Vermont Independent Sen. Bernie Sanders and Hawaii Democratic Rep. Tulsi Gabbard head up a list of 2020 presidential candidates that Democratic activists don’t want to win in key early primary states.
Nearly 60% of those surveyed said they do not want Gabbard to win the Democratic nomination, compared to 50% who said the same of Bernie Sanders, according to a survey published Monday from statistics site FiveThirtyEight.
Interestingly enough, just over 40% report they feel the same of former Vice President Joe Biden. (RELATED: Biden, Sanders Have More Support Than Trump In New Poll)
Early-state Democratic activists have very different views of the candidates than the polls. Quite down on Sanders & Biden, and not really feeling Beto at all. https://t.co/lMIJB1RZJ2 pic.twitter.com/1Epslp2AXQ
— Nate Silver (@NateSilver538) April 22, 2019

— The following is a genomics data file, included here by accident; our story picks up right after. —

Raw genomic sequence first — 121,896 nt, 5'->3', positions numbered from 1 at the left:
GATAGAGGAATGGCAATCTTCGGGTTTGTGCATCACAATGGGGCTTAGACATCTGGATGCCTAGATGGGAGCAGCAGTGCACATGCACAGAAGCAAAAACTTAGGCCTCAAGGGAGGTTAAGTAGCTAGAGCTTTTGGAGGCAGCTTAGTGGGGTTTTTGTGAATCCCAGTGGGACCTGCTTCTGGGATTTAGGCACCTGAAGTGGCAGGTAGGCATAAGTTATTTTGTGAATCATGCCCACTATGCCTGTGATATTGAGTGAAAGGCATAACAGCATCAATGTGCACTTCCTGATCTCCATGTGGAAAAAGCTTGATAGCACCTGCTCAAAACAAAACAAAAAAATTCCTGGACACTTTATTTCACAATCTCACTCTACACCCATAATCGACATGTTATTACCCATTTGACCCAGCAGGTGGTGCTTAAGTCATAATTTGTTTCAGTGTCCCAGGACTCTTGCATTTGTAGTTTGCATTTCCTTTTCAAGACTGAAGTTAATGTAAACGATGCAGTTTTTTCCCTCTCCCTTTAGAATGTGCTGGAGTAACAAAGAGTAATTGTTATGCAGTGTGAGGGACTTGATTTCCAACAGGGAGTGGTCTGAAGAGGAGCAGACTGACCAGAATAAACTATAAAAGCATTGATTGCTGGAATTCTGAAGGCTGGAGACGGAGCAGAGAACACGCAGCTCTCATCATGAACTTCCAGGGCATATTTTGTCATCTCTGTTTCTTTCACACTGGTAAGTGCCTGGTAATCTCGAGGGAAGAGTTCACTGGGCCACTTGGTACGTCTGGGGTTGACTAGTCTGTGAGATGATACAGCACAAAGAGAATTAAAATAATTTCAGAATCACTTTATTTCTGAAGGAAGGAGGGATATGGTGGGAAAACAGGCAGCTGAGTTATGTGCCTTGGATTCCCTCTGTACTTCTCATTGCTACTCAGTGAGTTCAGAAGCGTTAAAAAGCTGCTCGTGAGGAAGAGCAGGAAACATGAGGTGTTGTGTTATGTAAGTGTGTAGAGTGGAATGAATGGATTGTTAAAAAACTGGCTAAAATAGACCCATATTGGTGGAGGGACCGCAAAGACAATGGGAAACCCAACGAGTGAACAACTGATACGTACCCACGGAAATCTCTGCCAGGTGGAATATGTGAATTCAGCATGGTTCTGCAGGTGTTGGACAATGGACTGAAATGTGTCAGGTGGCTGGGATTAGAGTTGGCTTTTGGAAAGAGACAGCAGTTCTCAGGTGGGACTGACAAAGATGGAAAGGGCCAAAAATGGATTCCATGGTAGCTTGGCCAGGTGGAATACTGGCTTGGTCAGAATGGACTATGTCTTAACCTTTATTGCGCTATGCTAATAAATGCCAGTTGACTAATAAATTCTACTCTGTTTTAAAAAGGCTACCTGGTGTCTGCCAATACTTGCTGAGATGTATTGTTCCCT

Activists in early state primaries preferred Democratic candidates California Sen. Kamala Harris (53%), New Jersey Sen. Corey Booker (47%), and Massachusetts Sen. Elizabeth Warren (35%), according to the survey.
The survey came from extended book research in which FiveThirtyEight author Seth Masket interviewed 60 Democratic activists in New Hampshire, Iowa, South Carolina, Nevada and Washington, D.C.
Masket acknowledged that most of the activists surveyed appeared to have a short list of candidates they would like to see win, but he also noted that there was an uptick in the number of respondents committed to a single candidate.
Harris experienced a consistent loss of support in the three times the results were published. She earned 61% support in December compared to only 53% in April. Booker earned 45% support in December, bumped to 49% in February and fell back to 47% in April.
Sanders recently participated in a town hall event on Fox News during which he defended his views on abortion, even in the final months of pregnancy:
“Look, I think that happens very, very rarely, and I think this is being made into a political issue,” Sanders said. “Okay, so I think it’s rare, I think it’s being made into a political issue, but at the end of the day, I believe that the decision over abortion belongs to a woman and her physician, not the federal government, not the state government, and not the local government.”